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Update 180 - IAEA Director General Statement on Situation in Ukraine

Vienna, Austria

Ukraine’s Zaporizhzhya Nuclear Power Plant (ZNPP) has started pumping water from a new groundwater well and plans to build more at the site in the coming month as part of efforts to ensure sufficient cooling for its six reactors after the destruction of the Kakhovka dam earlier this summer, Director General Rafael Mariano Grossi said today.

The collapse of the downstream dam on 6 June and the subsequent disappearance of much of the water in the Kakhovka reservoir, which the ZNPP had been using for its cooling needs, forced Europe’s largest nuclear power plant (NPP) to take steps to protect the bodies of water still available to it – including a large cooling pond next to the site – and to start looking for alternative sources of water.

The IAEA team of experts at the site has been informed that the new well, whose location close to the plant’s sprinkler ponds was selected after consultations with geological specialists, has already been commissioned and is now providing about 20 m3 of water per hour. The ZNPP intends to build an additional 10-12 wells around the perimeter of the sprinkler ponds.

At the same time, the site’s large cooling pond and its other main supply of water – the discharge channel of the nearby Zaporizhzhya Thermal Power Plant (ZTPP) – remain intact, the IAEA experts said. The height of the ZNPP cooling pond continues to drop by about 1 centimetre per day while water from the ZTPP inlet channel is regularly pumped into its discharge channel to compensate for water used for cooling or lost through natural evaporation. The site has sufficient cooling water for many months.

“The plant continues to take action to address the additional challenges caused by the loss of the Kakhovka dam some ten weeks ago. The fact that more wells will be built should add to the water reserves available for cooling. However, the overall nuclear safety and security situation remains precarious,” Director General Grossi said.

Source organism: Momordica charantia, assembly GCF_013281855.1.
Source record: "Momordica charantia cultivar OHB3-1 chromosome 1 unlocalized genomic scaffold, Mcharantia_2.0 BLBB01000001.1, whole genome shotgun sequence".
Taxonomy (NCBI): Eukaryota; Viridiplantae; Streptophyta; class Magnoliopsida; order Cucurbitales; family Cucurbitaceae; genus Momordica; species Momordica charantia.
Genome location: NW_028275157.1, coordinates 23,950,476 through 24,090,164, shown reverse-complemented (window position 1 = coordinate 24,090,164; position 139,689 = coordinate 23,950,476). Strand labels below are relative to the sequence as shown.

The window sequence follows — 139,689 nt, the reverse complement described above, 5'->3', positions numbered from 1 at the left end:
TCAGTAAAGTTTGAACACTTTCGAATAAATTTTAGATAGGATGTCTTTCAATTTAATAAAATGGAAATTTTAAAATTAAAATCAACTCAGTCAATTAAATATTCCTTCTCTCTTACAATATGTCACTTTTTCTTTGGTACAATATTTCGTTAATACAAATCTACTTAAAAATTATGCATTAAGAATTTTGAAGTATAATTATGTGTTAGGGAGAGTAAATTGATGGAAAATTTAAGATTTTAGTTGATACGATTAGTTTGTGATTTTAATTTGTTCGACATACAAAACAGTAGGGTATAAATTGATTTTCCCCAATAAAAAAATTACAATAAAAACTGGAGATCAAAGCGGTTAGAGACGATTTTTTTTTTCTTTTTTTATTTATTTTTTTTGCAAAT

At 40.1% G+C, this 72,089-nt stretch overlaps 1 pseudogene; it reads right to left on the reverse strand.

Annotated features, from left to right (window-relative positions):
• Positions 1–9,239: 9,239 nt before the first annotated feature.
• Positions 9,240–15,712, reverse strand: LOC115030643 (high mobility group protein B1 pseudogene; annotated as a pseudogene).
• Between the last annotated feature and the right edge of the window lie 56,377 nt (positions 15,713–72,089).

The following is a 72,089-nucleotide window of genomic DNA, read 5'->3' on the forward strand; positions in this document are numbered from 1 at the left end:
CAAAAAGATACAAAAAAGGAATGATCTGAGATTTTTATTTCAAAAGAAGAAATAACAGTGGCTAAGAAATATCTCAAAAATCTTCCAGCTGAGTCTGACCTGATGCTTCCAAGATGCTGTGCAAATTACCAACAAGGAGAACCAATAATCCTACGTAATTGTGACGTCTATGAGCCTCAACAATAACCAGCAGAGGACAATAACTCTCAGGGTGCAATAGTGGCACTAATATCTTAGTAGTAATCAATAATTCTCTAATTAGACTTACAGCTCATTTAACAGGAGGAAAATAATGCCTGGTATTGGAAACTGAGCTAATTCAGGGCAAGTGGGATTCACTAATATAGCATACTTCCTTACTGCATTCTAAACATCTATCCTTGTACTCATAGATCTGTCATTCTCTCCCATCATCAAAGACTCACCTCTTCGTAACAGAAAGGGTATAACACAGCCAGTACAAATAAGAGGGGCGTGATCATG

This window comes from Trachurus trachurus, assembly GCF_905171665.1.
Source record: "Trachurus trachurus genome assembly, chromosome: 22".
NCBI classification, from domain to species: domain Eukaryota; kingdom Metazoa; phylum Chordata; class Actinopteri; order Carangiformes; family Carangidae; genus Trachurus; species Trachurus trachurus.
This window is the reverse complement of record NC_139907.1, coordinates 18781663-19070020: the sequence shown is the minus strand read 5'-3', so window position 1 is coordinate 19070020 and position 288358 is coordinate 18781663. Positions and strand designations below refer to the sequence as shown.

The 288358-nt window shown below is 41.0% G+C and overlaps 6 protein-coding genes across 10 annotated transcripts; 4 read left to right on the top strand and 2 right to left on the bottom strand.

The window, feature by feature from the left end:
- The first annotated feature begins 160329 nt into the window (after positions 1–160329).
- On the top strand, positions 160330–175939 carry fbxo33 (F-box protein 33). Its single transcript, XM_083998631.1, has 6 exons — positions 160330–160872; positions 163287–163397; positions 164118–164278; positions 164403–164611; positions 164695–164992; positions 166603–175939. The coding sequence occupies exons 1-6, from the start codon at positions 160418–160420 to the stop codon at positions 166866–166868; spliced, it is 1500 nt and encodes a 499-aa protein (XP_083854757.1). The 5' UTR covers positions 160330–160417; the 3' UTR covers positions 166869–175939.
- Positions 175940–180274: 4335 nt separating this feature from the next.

Underlining the potential risks for the plant located on the frontline of the conflict, the IAEA team continues to report about regular indications of military activity in the area, sometimes close to the site, sometimes further away. For example, a strong detonation shook their room windows on 14 August and gunfire was heard two days later. Another explosion near the site occurred on 17 August, five detonations were heard some distance from the ZNPP on 20 August and five more on 21 August.

“In order to prevent a nuclear accident that could affect people and the environment, it continues to be of paramount importance that the five basic principles for the protection of the Zaporizhzhya Nuclear Power Plant are respected and adhered to,” Director General Grossi said.

As part of their monitoring activities at the ZNPP, the IAEA experts are expecting access to the rooftops of reactor buildings 1, 2, 5 and 6 in the coming days. Earlier in August, the team did not observe any mines or explosives on the rooftops or turbine halls of units 3 and 4 after receiving the requested access there.

The IAEA team also continues to conduct regular walkdowns across the site. Over the past ten days, for example, the experts have visited: the cooling pond and cooling towers; the plant perimeter and sprinkler ponds; the main control room, emergency control room and other safety-related rooms of unit 3; the reactor hall, main pumps, steam generators, and safety system rooms of units 3 and 4; the reactor hall, main pumps, steam generators, and safety system rooms of unit 6; the turbine halls of units 3, 4, 5 and 6. In addition, on 14 August, the IAEA team went to the second of the plant’s fresh fuel storage facilities, where they confirmed that the fresh fuel was safely and securely stored. The IAEA experts did not observe any explosives and confirmed that the previously reported landmines remain in the same location in between the perimeter fences.